Palm of the Hand StoriesI’ve had three copies of Yasunari Kawabata‘s wonderful Palm of the Hand Stories since 1988 and all three (one hardcover, two paperback) have vanished. Well, I gave two away and the third one vanished during a move and I never got around to replacing it. So when I saw this hardcover copy for under two dollars last week on eBay it was go time. No, not “Go” time – I’ve never learned to play that classic strategy game… oh, you know what I mean. Anyway, I’m happy it’s back in my possession and nope, you can’t borrow it. Pick up your own somewhere and dive in. Kawabata’s short stories are lovely little slices of life’s moments and at 238 pages, it’s a pretty quick read you’ll go back to time and again. And before you ask why it’s called “Palm of the Hand Stories”, get your mind out of that gutter and consider that they’re all only a few pages long, silly. Anyway, that’s my recommend for the week. Now, if you’ll excuse me, I have some catching up with a few old friends to do…

Random Film of the Week: PRISON

Prison_MPLet me tell you, kids… Scared Straight has NOTHING on Renny Harlin’s PRISON. Hell, If they showed this released in 1988 flick on TV and in schools, instead of some hard-timing losers screaming at kids about staying out of trouble, I’d bet you a hot nickel that the rate of incarceration in America would be at an all-time low. Seriously, this film is SO messed up and mean and shot in an actual closed prison with actual inmates from another joint so there’s a solid sense of verisimilitude here that’s amplified into the haunted realm by the ghost of an executed killer out for some bloody reeeee-venge.

This film is also important for a few reasons horror and fantasy fans should appreciate. For one, it got Harlin the job directing Nightmare on Elm Street 4 which was his “big” American genre film break and led to others over the years both good and bad. It’s also Viggo Mortensen’s first movie appearance in a leading role and we all know where his career went as the years went by. As for this nugget of methodical madness, it’s a pretty effective blend of genre jail flick and atmospheric horror featuring some nicely gory moments plus one of the funniest random deaths I’ve ever seen in any film… Continue reading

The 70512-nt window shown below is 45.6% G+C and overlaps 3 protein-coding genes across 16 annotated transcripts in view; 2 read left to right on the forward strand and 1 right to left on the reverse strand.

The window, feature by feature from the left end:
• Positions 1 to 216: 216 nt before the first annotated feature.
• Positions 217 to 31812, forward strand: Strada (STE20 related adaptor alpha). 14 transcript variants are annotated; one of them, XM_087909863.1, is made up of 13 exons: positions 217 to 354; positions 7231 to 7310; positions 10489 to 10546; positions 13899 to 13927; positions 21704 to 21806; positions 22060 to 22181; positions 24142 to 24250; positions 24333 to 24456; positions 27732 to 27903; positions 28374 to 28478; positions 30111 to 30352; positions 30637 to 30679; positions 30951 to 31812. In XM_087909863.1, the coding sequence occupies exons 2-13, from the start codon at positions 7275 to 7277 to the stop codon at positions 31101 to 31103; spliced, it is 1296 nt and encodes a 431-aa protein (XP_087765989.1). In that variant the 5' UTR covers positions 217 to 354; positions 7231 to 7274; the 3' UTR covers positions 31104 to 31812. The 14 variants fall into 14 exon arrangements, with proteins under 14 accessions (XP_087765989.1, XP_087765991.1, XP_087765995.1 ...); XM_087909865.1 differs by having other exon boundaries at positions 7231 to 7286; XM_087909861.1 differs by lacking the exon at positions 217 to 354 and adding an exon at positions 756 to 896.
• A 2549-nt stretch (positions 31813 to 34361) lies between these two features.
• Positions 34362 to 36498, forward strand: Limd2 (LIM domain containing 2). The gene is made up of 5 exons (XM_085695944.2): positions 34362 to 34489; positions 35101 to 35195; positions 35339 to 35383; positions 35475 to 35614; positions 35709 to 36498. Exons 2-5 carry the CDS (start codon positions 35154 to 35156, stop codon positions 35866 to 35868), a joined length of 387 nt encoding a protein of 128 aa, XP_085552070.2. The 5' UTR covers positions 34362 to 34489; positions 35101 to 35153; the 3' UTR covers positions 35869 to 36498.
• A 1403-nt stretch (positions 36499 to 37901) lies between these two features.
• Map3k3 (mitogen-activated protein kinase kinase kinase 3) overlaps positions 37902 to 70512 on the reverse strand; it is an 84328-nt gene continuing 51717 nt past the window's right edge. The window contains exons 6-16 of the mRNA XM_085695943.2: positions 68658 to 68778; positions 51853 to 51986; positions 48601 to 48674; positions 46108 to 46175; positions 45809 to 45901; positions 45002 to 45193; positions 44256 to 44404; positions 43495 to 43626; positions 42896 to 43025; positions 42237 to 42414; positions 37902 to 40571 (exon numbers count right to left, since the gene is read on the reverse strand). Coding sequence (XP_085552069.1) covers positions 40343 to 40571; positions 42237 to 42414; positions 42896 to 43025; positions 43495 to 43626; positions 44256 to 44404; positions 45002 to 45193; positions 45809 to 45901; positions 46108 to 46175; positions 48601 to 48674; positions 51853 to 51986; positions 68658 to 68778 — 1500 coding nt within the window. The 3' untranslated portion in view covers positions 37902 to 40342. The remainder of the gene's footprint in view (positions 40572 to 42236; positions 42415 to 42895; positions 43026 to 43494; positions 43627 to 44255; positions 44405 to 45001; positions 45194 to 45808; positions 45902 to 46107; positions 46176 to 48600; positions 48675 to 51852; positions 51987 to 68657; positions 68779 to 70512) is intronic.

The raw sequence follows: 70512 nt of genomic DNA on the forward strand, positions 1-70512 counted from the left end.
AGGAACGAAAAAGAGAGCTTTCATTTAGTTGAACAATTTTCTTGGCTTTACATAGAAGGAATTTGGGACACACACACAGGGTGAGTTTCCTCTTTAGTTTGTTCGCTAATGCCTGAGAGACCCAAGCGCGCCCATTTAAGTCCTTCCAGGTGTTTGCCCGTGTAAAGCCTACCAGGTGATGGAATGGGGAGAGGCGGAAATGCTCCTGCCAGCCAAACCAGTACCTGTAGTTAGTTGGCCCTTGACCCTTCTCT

Random Film of the Week: Bulletproof

(thanks, H83tr3d!)  

Bulletproof (1988)Some movies are SO incredibly bad that it’s hard to hate them when you’re nearly dying from laughing so hard at and with them. 1988’s not quite epic action (yet must-see if you love really terrible films) masterpiece, Bulletproof is one of those films for a whole load of reasons from having Gary Busey as its star to the tricked out (and stupidly large) Thunderblast tank that looks as if it was designed by a room full of 12 year old boys with a box of plastic model tank kits he’s after once it’s stolen and taken to Mexico or something.

Actually, the brain-frying plot isn’t even important as much as watching Busey as Frank “Bulletproof” McBain blow away “butthorns”, survive all sorts of death threats and attempts, try hard to get the girl and even play the saxaphone at one point. You’ll probably start grinning less than two minutes in and once the laughs start, they’ll be hard to stop as one scene tops another for sheer overkill or just plain “WTF did I just watch”-ness. Of course, seeing Busey in too-tight jeans running around shooting up the scenery might put you off your food, but just watch the bodies fall or avert your eyes if you feel the need to…

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Random Film of the Week: Killer Klowns From Outer Space


If you hate clowns for any abnormal reason, this film will probably freak every bone in your head out of your skull while making you laugh so much that you might fall off the couch and break something else. Granted, despite a bit of blood and gore it’s not really “scary” at all, but it does bring the laughs faster and furiously than some horror flicks that take themselves too seriously. The Chiodo Brothers (from up here in the Bronx, yeah!) cooked up this 1988 flick and while it didn’t become an “instant” genre classic or box office hit, for those lucky enough to catch it in theaters and later on home video, it was one of the more offbeat blends of horror, sci-fi and humor of the decade. I can recall laughing at the title before I saw this, thinking it was pretty dumb (but hey, it actually fits perfectly) and yep, I would have expected the film to be pretty dumb as well had I not been a fan of The Chido’s special effects work in another 80’s “B” film Critters, itself a bit of an underrated gem. Anyway, those Killer Klowns in the title are yes indeed, from Outer Space (their ship looks like a circus tent) and they’ve landed in tiny Crescent Cove for a midnight snack that just so happens to include the population of the sleepy little town… Continue reading